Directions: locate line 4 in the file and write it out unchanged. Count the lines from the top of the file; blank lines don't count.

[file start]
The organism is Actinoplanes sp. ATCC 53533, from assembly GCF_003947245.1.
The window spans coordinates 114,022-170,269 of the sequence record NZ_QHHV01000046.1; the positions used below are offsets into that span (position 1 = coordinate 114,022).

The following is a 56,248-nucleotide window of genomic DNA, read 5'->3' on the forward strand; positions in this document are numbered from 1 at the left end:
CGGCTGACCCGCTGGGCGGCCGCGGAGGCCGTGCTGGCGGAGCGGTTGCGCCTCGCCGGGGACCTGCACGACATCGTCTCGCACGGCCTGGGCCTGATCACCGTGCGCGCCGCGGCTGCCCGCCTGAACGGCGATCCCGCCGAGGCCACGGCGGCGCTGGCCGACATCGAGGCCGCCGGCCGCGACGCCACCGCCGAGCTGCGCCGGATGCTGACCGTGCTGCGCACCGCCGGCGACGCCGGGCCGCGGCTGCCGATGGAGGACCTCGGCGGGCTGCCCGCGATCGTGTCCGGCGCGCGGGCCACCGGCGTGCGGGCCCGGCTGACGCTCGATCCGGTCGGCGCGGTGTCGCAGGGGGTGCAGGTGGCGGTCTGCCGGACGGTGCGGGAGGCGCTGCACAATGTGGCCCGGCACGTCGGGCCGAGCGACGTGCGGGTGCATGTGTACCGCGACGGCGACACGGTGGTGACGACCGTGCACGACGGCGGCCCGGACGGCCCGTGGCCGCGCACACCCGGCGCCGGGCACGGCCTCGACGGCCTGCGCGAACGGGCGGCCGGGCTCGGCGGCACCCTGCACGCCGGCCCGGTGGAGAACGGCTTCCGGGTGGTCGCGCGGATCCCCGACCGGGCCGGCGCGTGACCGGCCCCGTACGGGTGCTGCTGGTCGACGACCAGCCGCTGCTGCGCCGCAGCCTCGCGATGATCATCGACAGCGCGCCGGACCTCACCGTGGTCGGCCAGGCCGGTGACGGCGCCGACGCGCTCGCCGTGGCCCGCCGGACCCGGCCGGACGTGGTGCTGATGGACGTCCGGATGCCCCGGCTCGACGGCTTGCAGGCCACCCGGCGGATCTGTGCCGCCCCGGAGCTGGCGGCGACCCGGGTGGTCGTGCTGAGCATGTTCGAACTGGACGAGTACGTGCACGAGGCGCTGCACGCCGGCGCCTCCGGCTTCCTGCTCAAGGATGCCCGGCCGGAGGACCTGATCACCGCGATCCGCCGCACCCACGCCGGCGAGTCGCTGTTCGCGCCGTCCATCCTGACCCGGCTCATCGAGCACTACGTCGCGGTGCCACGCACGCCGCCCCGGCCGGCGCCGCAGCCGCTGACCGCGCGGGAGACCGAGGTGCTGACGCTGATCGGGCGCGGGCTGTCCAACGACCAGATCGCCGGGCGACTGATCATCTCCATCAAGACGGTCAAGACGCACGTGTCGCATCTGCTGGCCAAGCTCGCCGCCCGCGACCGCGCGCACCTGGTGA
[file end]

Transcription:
CGGCTGACCCGCTGGGCGGCCGCGGAGGCCGTGCTGGCGGAGCGGTTGCGCCTCGCCGGGGACCTGCACGACATCGTCTCGCACGGCCTGGGCCTGATCACCGTGCGCGCCGCGGCTGCCCGCCTGAACGGCGATCCCGCCGAGGCCACGGCGGCGCTGGCCGACATCGAGGCCGCCGGCCGCGACGCCACCGCCGAGCTGCGCCGGATGCTGACCGTGCTGCGCACCGCCGGCGACGCCGGGCCGCGGCTGCCGATGGAGGACCTCGGCGGGCTGCCCGCGATCGTGTCCGGCGCGCGGGCCACCGGCGTGCGGGCCCGGCTGACGCTCGATCCGGTCGGCGCGGTGTCGCAGGGGGTGCAGGTGGCGGTCTGCCGGACGGTGCGGGAGGCGCTGCACAATGTGGCCCGGCACGTCGGGCCGAGCGACGTGCGGGTGCATGTGTACCGCGACGGCGACACGGTGGTGACGACCGTGCACGACGGCGGCCCGGACGGCCCGTGGCCGCGCACACCCGGCGCCGGGCACGGCCTCGACGGCCTGCGCGAACGGGCGGCCGGGCTCGGCGGCACCCTGCACGCCGGCCCGGTGGAGAACGGCTTCCGGGTGGTCGCGCGGATCCCCGACCGGGCCGGCGCGTGACCGGCCCCGTACGGGTGCTGCTGGTCGACGACCAGCCGCTGCTGCGCCGCAGCCTCGCGATGATCATCGACAGCGCGCCGGACCTCACCGTGGTCGGCCAGGCCGGTGACGGCGCCGACGCGCTCGCCGTGGCCCGCCGGACCCGGCCGGACGTGGTGCTGATGGACGTCCGGATGCCCCGGCTCGACGGCTTGCAGGCCACCCGGCGGATCTGTGCCGCCCCGGAGCTGGCGGCGACCCGGGTGGTCGTGCTGAGCATGTTCGAACTGGACGAGTACGTGCACGAGGCGCTGCACGCCGGCGCCTCCGGCTTCCTGCTCAAGGATGCCCGGCCGGAGGACCTGATCACCGCGATCCGCCGCACCCACGCCGGCGAGTCGCTGTTCGCGCCGTCCATCCTGACCCGGCTCATCGAGCACTACGTCGCGGTGCCACGCACGCCGCCCCGGCCGGCGCCGCAGCCGCTGACCGCGCGGGAGACCGAGGTGCTGACGCTGATCGGGCGCGGGCTGTCCAACGACCAGATCGCCGGGCGACTGATCATCTCCATCAAGACGGTCAAGACGCACGTGTCGCATCTGCTGGCCAAGCTCGCCGCCCGCGACCGCGCGCACCTGGTGA